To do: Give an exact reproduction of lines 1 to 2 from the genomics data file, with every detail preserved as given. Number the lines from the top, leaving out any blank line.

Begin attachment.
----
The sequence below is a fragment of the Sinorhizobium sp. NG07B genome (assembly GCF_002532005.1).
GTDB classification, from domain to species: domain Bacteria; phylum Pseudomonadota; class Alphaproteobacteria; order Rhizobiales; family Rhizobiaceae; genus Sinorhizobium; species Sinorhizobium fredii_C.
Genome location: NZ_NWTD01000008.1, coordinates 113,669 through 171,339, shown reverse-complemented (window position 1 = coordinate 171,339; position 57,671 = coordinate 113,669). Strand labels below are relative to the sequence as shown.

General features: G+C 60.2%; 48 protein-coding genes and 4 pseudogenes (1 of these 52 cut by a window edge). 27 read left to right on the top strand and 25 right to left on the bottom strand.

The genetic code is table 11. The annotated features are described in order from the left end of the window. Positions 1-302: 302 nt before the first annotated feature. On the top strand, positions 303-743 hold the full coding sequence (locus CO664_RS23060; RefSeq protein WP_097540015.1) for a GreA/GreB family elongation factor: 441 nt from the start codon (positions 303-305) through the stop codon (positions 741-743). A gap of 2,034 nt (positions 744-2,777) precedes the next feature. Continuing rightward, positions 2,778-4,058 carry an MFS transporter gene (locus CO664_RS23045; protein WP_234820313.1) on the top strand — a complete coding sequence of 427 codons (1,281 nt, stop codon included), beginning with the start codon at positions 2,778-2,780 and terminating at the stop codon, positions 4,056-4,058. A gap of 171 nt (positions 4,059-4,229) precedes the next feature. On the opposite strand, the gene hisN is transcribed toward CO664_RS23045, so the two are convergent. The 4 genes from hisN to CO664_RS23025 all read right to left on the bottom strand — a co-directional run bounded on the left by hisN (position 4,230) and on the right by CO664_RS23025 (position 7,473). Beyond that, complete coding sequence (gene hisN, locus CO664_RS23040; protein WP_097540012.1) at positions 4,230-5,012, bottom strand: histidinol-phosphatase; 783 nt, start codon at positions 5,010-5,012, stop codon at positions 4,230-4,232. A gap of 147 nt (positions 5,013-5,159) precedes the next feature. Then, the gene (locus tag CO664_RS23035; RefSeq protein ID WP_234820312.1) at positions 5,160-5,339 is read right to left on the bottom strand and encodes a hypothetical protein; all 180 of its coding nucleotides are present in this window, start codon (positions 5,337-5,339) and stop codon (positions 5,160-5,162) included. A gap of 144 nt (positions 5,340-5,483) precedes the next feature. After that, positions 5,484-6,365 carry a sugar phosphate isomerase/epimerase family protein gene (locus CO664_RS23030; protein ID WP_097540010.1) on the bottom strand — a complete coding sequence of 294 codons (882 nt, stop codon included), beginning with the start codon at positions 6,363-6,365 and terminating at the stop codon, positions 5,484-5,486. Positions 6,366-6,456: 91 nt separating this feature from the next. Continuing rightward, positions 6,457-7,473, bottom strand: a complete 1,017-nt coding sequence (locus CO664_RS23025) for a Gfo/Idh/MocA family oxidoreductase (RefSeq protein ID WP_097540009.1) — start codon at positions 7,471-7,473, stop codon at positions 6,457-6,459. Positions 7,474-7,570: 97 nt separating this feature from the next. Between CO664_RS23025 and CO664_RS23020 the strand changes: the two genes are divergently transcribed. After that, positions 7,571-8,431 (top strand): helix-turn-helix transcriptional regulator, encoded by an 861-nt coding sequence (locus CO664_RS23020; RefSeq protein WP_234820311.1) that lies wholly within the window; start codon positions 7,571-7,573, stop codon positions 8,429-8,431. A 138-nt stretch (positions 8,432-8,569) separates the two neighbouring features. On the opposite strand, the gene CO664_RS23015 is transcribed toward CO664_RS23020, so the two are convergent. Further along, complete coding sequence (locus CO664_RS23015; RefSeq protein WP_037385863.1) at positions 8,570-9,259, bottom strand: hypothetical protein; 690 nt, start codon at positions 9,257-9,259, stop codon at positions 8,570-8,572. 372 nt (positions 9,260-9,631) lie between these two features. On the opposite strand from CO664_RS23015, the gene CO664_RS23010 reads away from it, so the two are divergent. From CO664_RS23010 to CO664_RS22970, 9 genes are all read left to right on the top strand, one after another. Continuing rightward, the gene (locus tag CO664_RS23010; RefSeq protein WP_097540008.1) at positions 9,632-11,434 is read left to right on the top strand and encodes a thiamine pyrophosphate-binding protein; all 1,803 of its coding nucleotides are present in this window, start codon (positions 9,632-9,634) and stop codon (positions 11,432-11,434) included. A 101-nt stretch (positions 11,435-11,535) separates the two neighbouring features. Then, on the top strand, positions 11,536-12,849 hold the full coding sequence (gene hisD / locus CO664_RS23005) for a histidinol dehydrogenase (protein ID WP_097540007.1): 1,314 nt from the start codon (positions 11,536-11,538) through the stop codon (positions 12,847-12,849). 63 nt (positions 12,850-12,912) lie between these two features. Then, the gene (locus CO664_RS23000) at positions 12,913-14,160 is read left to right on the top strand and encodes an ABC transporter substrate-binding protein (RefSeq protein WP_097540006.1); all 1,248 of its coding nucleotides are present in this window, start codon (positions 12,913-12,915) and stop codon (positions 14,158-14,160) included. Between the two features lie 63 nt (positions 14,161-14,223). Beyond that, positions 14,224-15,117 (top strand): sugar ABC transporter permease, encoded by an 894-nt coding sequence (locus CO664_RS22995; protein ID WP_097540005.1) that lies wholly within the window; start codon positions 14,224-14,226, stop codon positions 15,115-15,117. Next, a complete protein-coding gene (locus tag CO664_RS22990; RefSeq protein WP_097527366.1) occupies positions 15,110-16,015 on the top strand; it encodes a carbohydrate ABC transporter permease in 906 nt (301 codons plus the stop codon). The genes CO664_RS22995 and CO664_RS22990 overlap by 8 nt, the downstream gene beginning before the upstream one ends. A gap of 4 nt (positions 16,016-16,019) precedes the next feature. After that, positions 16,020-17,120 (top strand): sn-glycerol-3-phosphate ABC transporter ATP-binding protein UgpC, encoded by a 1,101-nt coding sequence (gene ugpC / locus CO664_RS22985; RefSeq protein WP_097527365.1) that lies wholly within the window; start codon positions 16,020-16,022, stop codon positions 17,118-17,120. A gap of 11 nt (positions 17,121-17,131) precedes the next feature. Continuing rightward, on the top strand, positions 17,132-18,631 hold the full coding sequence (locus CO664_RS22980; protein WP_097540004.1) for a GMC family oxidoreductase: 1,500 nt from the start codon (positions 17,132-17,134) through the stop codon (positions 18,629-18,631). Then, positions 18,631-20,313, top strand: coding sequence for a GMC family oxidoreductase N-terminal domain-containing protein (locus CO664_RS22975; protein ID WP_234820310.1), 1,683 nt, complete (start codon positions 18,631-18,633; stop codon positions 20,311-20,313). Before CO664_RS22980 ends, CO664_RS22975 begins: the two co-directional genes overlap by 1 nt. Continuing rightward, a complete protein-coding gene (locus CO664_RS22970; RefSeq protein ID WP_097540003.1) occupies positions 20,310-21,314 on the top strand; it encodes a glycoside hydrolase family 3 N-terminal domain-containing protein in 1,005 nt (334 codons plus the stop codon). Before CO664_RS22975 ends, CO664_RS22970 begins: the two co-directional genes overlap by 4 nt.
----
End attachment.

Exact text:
The sequence below is a fragment of the Sinorhizobium sp. NG07B genome (assembly GCF_002532005.1).
GTDB classification, from domain to species: domain Bacteria; phylum Pseudomonadota; class Alphaproteobacteria; order Rhizobiales; family Rhizobiaceae; genus Sinorhizobium; species Sinorhizobium fredii_C.